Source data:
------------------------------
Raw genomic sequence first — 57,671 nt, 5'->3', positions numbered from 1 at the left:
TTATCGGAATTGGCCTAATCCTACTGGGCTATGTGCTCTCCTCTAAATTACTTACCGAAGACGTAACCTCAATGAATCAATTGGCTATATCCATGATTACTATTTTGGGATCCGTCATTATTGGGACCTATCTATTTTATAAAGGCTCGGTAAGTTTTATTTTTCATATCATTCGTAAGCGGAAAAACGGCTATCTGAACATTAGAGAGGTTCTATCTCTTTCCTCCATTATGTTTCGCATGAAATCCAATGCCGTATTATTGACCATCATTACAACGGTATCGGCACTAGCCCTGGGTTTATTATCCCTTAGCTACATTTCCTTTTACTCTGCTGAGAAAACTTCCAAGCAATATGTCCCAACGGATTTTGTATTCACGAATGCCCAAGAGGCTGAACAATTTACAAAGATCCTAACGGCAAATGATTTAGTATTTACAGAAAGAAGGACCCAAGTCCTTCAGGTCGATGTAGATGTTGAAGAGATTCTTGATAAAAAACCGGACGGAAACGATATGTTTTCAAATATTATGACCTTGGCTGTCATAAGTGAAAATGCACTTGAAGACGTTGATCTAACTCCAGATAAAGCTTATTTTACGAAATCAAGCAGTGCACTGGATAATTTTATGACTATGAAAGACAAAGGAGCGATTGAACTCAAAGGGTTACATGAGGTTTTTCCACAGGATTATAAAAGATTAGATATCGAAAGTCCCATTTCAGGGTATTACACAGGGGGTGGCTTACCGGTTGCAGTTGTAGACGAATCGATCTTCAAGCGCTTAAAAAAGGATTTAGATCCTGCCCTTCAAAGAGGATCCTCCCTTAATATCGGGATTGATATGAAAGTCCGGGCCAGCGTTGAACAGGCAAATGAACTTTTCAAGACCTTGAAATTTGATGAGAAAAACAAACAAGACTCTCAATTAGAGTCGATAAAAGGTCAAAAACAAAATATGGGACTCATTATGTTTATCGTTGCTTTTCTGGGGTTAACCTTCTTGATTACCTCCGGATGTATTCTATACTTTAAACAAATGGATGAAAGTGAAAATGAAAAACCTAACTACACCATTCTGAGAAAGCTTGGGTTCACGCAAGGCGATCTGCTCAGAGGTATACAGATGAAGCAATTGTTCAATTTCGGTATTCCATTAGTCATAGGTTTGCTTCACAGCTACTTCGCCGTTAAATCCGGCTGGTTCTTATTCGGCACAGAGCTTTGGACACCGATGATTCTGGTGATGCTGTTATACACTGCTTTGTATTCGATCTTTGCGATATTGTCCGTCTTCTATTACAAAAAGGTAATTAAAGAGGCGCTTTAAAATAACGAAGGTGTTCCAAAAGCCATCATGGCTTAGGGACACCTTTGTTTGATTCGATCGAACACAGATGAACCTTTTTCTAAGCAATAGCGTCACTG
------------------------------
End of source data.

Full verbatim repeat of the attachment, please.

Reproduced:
Raw genomic sequence first — 57,671 nt, 5'->3', positions numbered from 1 at the left:
TTATCGGAATTGGCCTAATCCTACTGGGCTATGTGCTCTCCTCTAAATTACTTACCGAAGACGTAACCTCAATGAATCAATTGGCTATATCCATGATTACTATTTTGGGATCCGTCATTATTGGGACCTATCTATTTTATAAAGGCTCGGTAAGTTTTATTTTTCATATCATTCGTAAGCGGAAAAACGGCTATCTGAACATTAGAGAGGTTCTATCTCTTTCCTCCATTATGTTTCGCATGAAATCCAATGCCGTATTATTGACCATCATTACAACGGTATCGGCACTAGCCCTGGGTTTATTATCCCTTAGCTACATTTCCTTTTACTCTGCTGAGAAAACTTCCAAGCAATATGTCCCAACGGATTTTGTATTCACGAATGCCCAAGAGGCTGAACAATTTACAAAGATCCTAACGGCAAATGATTTAGTATTTACAGAAAGAAGGACCCAAGTCCTTCAGGTCGATGTAGATGTTGAAGAGATTCTTGATAAAAAACCGGACGGAAACGATATGTTTTCAAATATTATGACCTTGGCTGTCATAAGTGAAAATGCACTTGAAGACGTTGATCTAACTCCAGATAAAGCTTATTTTACGAAATCAAGCAGTGCACTGGATAATTTTATGACTATGAAAGACAAAGGAGCGATTGAACTCAAAGGGTTACATGAGGTTTTTCCACAGGATTATAAAAGATTAGATATCGAAAGTCCCATTTCAGGGTATTACACAGGGGGTGGCTTACCGGTTGCAGTTGTAGACGAATCGATCTTCAAGCGCTTAAAAAAGGATTTAGATCCTGCCCTTCAAAGAGGATCCTCCCTTAATATCGGGATTGATATGAAAGTCCGGGCCAGCGTTGAACAGGCAAATGAACTTTTCAAGACCTTGAAATTTGATGAGAAAAACAAACAAGACTCTCAATTAGAGTCGATAAAAGGTCAAAAACAAAATATGGGACTCATTATGTTTATCGTTGCTTTTCTGGGGTTAACCTTCTTGATTACCTCCGGATGTATTCTATACTTTAAACAAATGGATGAAAGTGAAAATGAAAAACCTAACTACACCATTCTGAGAAAGCTTGGGTTCACGCAAGGCGATCTGCTCAGAGGTATACAGATGAAGCAATTGTTCAATTTCGGTATTCCATTAGTCATAGGTTTGCTTCACAGCTACTTCGCCGTTAAATCCGGCTGGTTCTTATTCGGCACAGAGCTTTGGACACCGATGATTCTGGTGATGCTGTTATACACTGCTTTGTATTCGATCTTTGCGATATTGTCCGTCTTCTATTACAAAAAGGTAATTAAAGAGGCGCTTTAAAATAACGAAGGTGTTCCAAAAGCCATCATGGCTTAGGGACACCTTTGTTTGATTCGATCGAACACAGATGAACCTTTTTCTAAGCAATAGCGTCACTG